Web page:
Marine Task Force, Burundian soldiers conduct exercise
Burundi National Defense Force soldiers on patrol during an exercise with U.S. Marines and Sailors from Special-Purpose Marine Air-Ground Task Force Africa 13 in Mudubugu, Burundi, Aug. 22, 2013. The Marines and Sailors are conducting a 10-week exercise, which ends Sept. 27, with Burundian soldiers to prepare them for assignments in Somalia. Burundi supplies troops to the African Union Mission in Somalia, a regional peacekeeping mission, and supports Combined Joint Task Force-Horn of Africa's mission to provide stability and security in the region. (U.S. Navy photo by Petty Officer 1st Class Tom Ouellette)
Marines and Sailors with Special-Purpose Marine Air-Ground Task Force Africa 13 are conducting a 10-week predeployment exercise currently under way with Burundi National Defense Force soldiers to prepare them for assignments in Somalia.
The purpose of the exercise is to strengthen Burundian soldiers’ security capabilities. Burundi supplies troops to the African Union Mission in Somalia, a regional peacekeeping mission, and supports Combined Joint Task Force-Horn of Africa's mission to provide stability and security in the region.
“We’re here to share best practices with the Burundian military to help them prepare for when they go to Somalia,” said U.S. Marine Corps 1st Lt. Ryan Miller, assistant team leader.
Launched in July, the exercise will conclude Sept. 27 and builds Burundian soldiers’ skills in areas such as medical care, infantry, basic weapons training, marksmanship, unexploded ordnance recognition, land navigation and patrolling. The exercise is being held at Mudubugu and Parachutiste, two sites near the nation’s capital, Bujumbura.
“The exercise enabled us improve in some areas and learn new items,“ said a Burundian captain. “Overall, the knowledge we’re gaining will be a great advantage in the future.”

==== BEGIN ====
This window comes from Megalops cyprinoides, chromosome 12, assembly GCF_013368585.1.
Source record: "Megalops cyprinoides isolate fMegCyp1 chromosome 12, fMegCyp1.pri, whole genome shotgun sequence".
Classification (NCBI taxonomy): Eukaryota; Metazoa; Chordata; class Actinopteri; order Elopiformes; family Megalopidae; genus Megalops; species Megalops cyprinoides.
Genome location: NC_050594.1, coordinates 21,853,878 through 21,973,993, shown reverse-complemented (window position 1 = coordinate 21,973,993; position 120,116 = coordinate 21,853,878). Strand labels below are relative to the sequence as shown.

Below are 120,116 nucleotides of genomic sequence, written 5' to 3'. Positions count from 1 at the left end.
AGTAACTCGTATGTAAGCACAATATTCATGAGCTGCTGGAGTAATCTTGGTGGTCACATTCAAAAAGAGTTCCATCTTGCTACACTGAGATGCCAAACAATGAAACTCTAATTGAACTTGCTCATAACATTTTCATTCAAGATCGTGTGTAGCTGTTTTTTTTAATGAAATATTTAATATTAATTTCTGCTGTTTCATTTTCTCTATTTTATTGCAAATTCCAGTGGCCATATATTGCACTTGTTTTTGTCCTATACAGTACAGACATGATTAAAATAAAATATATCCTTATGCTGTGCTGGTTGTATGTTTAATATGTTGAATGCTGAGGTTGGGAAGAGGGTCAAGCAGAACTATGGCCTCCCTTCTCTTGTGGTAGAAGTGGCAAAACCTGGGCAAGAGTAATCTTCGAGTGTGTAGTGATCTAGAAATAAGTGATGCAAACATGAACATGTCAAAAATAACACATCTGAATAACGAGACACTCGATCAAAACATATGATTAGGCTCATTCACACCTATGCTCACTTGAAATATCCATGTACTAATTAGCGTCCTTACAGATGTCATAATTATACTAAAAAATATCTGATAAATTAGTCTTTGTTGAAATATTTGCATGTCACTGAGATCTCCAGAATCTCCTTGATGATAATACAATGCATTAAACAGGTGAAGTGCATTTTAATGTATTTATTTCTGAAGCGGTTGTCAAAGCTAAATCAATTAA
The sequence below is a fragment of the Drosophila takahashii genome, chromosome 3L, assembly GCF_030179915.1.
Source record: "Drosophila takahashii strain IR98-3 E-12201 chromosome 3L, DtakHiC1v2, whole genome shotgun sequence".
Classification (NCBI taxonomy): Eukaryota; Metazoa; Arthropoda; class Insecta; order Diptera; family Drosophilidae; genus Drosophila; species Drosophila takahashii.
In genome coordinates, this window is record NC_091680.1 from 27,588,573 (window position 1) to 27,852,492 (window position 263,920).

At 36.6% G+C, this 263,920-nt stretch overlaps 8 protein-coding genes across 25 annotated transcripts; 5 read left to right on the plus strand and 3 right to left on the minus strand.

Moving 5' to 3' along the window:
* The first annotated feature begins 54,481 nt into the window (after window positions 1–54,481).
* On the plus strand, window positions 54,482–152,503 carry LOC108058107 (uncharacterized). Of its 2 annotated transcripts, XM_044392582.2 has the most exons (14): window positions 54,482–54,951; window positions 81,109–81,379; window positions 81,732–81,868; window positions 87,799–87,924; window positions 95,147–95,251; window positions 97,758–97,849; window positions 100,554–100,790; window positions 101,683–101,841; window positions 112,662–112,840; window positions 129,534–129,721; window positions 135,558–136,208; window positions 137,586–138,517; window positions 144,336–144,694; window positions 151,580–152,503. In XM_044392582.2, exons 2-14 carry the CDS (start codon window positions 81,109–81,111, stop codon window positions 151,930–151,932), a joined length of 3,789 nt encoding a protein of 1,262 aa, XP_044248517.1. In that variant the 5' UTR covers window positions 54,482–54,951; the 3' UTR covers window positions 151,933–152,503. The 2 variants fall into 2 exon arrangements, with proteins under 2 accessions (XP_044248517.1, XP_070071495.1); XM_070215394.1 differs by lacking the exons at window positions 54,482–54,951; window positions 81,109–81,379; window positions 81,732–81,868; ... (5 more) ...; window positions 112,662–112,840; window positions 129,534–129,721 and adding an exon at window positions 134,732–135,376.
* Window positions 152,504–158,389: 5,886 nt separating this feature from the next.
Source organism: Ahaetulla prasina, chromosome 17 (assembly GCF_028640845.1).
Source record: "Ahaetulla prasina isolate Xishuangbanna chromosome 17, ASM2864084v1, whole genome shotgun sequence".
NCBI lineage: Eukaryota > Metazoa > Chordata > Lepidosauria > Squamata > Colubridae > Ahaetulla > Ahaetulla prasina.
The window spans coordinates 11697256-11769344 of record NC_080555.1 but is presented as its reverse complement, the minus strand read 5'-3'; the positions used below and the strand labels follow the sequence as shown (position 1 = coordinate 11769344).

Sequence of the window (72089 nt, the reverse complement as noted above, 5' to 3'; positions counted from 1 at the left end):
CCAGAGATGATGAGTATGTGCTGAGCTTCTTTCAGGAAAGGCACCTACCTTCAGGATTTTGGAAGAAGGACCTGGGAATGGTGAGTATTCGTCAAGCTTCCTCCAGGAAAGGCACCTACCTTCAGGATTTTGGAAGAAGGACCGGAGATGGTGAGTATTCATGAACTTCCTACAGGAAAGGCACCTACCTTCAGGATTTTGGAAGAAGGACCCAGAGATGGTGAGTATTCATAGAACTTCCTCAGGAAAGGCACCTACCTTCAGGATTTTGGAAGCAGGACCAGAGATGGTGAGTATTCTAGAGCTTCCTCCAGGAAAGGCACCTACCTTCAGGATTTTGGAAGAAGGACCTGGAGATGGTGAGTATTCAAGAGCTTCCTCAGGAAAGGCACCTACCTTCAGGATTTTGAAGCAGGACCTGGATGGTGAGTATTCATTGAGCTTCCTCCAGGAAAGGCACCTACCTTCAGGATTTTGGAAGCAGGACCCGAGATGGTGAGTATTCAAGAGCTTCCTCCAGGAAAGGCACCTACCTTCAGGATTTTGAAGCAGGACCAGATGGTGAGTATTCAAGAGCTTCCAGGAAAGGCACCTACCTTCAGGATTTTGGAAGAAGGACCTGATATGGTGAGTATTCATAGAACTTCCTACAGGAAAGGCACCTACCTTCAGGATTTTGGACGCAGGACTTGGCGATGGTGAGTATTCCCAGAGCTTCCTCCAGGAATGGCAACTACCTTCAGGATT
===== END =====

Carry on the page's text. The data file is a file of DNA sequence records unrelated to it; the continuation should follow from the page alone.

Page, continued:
Most of the Burundian soldiers participating in the exercise have deployed to Somalia and shared their experiences with the Marines.
“They have a lot of experience," said U.S. Marine Corps Sgt. Martin Garcia, a combat engineer and Marsville, Va., native. “They‘ve taught me about the improvised explosive devices they’ve seen in Somalia, and I shared with them the types of IEDs I’ve seen in Afghanistan.
Both the Burundians and Americans said working together benefitted them.
“The best way to learn from them or teach them is to spend time with them, Miller said. “Even though they’re from Burundi, Africa, and I’m from New York, we still have things in common and are learning from one another.”
The first half of the exercise consists of classroom and hands-on training. In the next three weeks, they will be paired up by military specialties.
“Our hospital corpsmen will work with their hospital corpsmen, our infantry with their infantry, and so on,” said Garcia.
The final week is a field exercise, enabling the Burundian soldiers to demonstrate all of the newly gained knowledge. At the conclusion, each country will share what they learned from one another.
“Once finished, we will debrief and look at what information is most useful,” said the Burundian captain. “An advantage for doing this is to take back improvements to share with other members of our unit.”
Many U.S. Marines said they are impressed with the Burundian soldiers professionalism.
“They’re very hard-working and want to learn more and more every day, said U.S. Marine Corps Sgt. David Ash, a motor transport maintenance chief. “Marines are ecstatic to train with Burundians. Most understand this is an opportunity of a lifetime to learn a new culture and customs.”
Burundian soldiers said they hoped the exercises, the third held this year, would continue.
“The exercise makes a big difference," said a Burundian corporal. “It’s important to share best practices with other militaries, because it gives us a chance to share the same experiences. Together, we learn more.”
Special-Purpose Marine Air-Ground Task Force Africa 13 currently has about 300 Marines and Sailors throughout East Africa participating in military-to-military engagements to strengthen U.S Africa Command’s ability to assist partner nations address their security concerns. Nearly 20 Marines and Sailors participated in the exercise in Burundi.